Thursday, December 8, 2011

REVIEW: Che Guevara: A Manga Biography, by Kiyoshi Konno and Chie Shimano

Che Guevara: A Manga Biography, by Kiyoshi Konno and Chie Shimano. Published 2011 by Penguin. Graphica. Nonfiction. Biography. Young Adult.
Che Guevara is the second of Penguin's three-part manga biography series I've read recently, and probably my least favorite of the three. It covers the life of Ernesto "Che" Guevara from his motorcycle trip across South America, where he first came face to face with many of the injustices suffered by indigenous people, to the time he leaves Castro's nascent Communist Cuba for armed struggles in Africa and South America. Guevara's face has become a kind of icon of cool, adorning hipster t-shirts and fashion accessories. But how much do the people who wear Che on their chest really know about who he was?

This book, like the other two in the series, presents a fairly basic outline of the major events of its subject's life. In Che's case, this means his formative years fighting in South America and his role in Castro's Cuba. Konno and Shimano treat Guevara like a folk hero, shining him up into a glamorous and principled freedom fighter, putting it all on the line for the oppressed against the big bad imperialist U.S. and its corporate powers. It's something that could be passed around the Occupy movement like a manga manifesto. I wish the authors had chosen a more nuanced and balanced portrayal, because Che was a complex person not easily reduced to one stereotype or another, and his legacy is not entirely clear-cut. And the book goes way easy on Castro.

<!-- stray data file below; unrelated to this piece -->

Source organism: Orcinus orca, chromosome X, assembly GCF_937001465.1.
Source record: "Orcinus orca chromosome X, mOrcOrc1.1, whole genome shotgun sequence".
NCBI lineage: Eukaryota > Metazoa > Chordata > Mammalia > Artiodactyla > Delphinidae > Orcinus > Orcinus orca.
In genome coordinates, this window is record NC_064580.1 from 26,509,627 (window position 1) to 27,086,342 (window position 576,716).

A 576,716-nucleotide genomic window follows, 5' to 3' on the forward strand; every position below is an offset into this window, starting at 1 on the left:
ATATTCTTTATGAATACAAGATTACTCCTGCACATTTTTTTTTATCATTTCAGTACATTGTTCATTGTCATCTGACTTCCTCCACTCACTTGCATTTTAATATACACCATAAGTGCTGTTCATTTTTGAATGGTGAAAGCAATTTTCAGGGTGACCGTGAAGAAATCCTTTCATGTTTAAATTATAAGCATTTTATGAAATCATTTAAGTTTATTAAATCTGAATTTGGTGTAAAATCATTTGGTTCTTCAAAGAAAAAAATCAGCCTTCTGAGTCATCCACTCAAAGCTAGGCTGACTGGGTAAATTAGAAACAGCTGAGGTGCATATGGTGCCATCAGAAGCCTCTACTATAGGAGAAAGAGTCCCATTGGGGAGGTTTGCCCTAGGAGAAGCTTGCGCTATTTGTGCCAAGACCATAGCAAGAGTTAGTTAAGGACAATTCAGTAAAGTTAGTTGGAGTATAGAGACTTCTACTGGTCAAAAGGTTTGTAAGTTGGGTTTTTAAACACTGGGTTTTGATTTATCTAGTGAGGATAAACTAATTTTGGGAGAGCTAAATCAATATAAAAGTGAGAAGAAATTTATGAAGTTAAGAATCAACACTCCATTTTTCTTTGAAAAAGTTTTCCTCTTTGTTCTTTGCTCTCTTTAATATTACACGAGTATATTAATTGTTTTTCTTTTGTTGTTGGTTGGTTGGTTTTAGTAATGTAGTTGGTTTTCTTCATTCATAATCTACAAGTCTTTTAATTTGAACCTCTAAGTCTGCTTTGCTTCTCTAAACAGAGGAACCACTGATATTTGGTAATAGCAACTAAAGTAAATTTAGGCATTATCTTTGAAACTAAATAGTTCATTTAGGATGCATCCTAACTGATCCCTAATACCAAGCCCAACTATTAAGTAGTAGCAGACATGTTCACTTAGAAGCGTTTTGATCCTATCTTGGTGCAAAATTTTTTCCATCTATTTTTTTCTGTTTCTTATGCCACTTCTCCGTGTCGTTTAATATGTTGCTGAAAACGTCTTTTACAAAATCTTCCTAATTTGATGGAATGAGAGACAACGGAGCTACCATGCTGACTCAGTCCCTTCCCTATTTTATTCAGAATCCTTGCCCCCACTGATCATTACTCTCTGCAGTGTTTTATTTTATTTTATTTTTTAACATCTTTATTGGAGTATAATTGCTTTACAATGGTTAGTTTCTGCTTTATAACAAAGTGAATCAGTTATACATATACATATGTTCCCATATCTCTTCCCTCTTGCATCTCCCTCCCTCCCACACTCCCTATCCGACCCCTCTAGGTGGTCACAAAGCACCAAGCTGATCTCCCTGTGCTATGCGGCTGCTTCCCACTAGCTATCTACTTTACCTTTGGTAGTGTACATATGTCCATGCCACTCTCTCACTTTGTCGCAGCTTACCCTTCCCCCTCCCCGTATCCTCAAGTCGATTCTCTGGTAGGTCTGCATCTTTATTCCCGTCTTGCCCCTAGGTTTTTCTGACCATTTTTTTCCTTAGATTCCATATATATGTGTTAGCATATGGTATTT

So this one was kind of mixed for me. I applaud the idea of explaining to young people who this man was and what he stood for, but a little more balance and honesty with respect to his promulgation of violence as a means to an end would have been nice. And as I've said before, it's just bizarre to me to put him alongside Gandhi and the 14th Dalai Lama. I think the book would serve as a decent, if one-sided, introduction to a very polarizing figure. Read it with your teen, and make sure he or she knows the other side of the story.


FTC Disclosure: I received this book for review from Penguin.


Col (Col Reads) said...

Wow, I guess I see the thread of revolutionary change, but a series that positions Guevara with Gandhi is missing a historical thread, from my perspective. Thanks for the thoughtful review, though.

bookspersonally said...

This whole series sounds so intriguing, and love the idea of the appeal to younger readers. Interesting though to hear about the lack of balance in this one. Great review.

bermudaonion said...

Thanks for the review - I think I'll skip this one.

Zibilee said...

Gosh, I know so little about Che Guevara, but it doesn't sound like this is the book that I should try to enlighten myself with. I wonder if there are any good biographies out there of Guevara, and should probably look into one of those instead of this one. Very honest and wonderful review here today, Marie!

caite said...

Che as a folkie thank you. But no doubt it will have an audience, the same unknowing people that wear those shirts and really have no interest in the truth about this man.